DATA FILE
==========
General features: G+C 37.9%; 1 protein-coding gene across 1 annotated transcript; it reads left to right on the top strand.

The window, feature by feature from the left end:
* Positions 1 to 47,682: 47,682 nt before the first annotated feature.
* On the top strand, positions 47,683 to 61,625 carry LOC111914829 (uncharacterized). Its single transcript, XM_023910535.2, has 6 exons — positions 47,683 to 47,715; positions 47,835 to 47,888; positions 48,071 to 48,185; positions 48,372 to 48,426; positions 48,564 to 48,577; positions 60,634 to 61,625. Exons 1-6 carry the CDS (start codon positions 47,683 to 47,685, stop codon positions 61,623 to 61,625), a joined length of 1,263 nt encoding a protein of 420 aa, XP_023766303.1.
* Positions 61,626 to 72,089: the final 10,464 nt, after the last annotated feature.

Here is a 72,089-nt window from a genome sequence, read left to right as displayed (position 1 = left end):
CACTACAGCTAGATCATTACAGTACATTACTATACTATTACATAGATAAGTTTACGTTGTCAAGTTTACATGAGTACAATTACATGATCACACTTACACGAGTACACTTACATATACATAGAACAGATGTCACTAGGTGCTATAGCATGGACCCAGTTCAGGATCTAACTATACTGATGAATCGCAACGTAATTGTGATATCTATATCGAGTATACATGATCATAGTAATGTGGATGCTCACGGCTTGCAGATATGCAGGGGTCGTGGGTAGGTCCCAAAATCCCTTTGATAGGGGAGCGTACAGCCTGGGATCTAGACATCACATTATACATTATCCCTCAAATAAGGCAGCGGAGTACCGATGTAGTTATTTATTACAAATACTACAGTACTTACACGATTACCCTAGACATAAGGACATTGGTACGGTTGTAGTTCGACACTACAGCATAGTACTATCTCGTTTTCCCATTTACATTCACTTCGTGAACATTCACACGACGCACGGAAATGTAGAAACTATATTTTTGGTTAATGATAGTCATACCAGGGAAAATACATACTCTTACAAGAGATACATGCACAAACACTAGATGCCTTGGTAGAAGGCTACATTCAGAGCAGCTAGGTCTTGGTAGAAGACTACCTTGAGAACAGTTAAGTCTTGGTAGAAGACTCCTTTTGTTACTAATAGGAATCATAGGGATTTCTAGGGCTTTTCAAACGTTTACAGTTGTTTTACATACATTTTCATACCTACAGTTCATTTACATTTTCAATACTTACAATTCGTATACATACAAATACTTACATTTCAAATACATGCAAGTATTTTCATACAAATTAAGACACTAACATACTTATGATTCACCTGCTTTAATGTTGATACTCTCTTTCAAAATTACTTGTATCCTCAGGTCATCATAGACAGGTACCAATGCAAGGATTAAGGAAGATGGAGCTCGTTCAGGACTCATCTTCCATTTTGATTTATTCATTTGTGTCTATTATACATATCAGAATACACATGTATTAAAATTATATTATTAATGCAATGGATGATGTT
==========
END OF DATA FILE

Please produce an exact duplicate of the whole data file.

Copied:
General features: G+C 37.9%; 1 protein-coding gene across 1 annotated transcript; it reads left to right on the top strand.

The window, feature by feature from the left end:
* Positions 1 to 47,682: 47,682 nt before the first annotated feature.
* On the top strand, positions 47,683 to 61,625 carry LOC111914829 (uncharacterized). Its single transcript, XM_023910535.2, has 6 exons — positions 47,683 to 47,715; positions 47,835 to 47,888; positions 48,071 to 48,185; positions 48,372 to 48,426; positions 48,564 to 48,577; positions 60,634 to 61,625. Exons 1-6 carry the CDS (start codon positions 47,683 to 47,685, stop codon positions 61,623 to 61,625), a joined length of 1,263 nt encoding a protein of 420 aa, XP_023766303.1.
* Positions 61,626 to 72,089: the final 10,464 nt, after the last annotated feature.

Here is a 72,089-nt window from a genome sequence, read left to right as displayed (position 1 = left end):
CACTACAGCTAGATCATTACAGTACATTACTATACTATTACATAGATAAGTTTACGTTGTCAAGTTTACATGAGTACAATTACATGATCACACTTACACGAGTACACTTACATATACATAGAACAGATGTCACTAGGTGCTATAGCATGGACCCAGTTCAGGATCTAACTATACTGATGAATCGCAACGTAATTGTGATATCTATATCGAGTATACATGATCATAGTAATGTGGATGCTCACGGCTTGCAGATATGCAGGGGTCGTGGGTAGGTCCCAAAATCCCTTTGATAGGGGAGCGTACAGCCTGGGATCTAGACATCACATTATACATTATCCCTCAAATAAGGCAGCGGAGTACCGATGTAGTTATTTATTACAAATACTACAGTACTTACACGATTACCCTAGACATAAGGACATTGGTACGGTTGTAGTTCGACACTACAGCATAGTACTATCTCGTTTTCCCATTTACATTCACTTCGTGAACATTCACACGACGCACGGAAATGTAGAAACTATATTTTTGGTTAATGATAGTCATACCAGGGAAAATACATACTCTTACAAGAGATACATGCACAAACACTAGATGCCTTGGTAGAAGGCTACATTCAGAGCAGCTAGGTCTTGGTAGAAGACTACCTTGAGAACAGTTAAGTCTTGGTAGAAGACTCCTTTTGTTACTAATAGGAATCATAGGGATTTCTAGGGCTTTTCAAACGTTTACAGTTGTTTTACATACATTTTCATACCTACAGTTCATTTACATTTTCAATACTTACAATTCGTATACATACAAATACTTACATTTCAAATACATGCAAGTATTTTCATACAAATTAAGACACTAACATACTTATGATTCACCTGCTTTAATGTTGATACTCTCTTTCAAAATTACTTGTATCCTCAGGTCATCATAGACAGGTACCAATGCAAGGATTAAGGAAGATGGAGCTCGTTCAGGACTCATCTTCCATTTTGATTTATTCATTTGTGTCTATTATACATATCAGAATACACATGTATTAAAATTATATTATTAATGCAATGGATGATGTT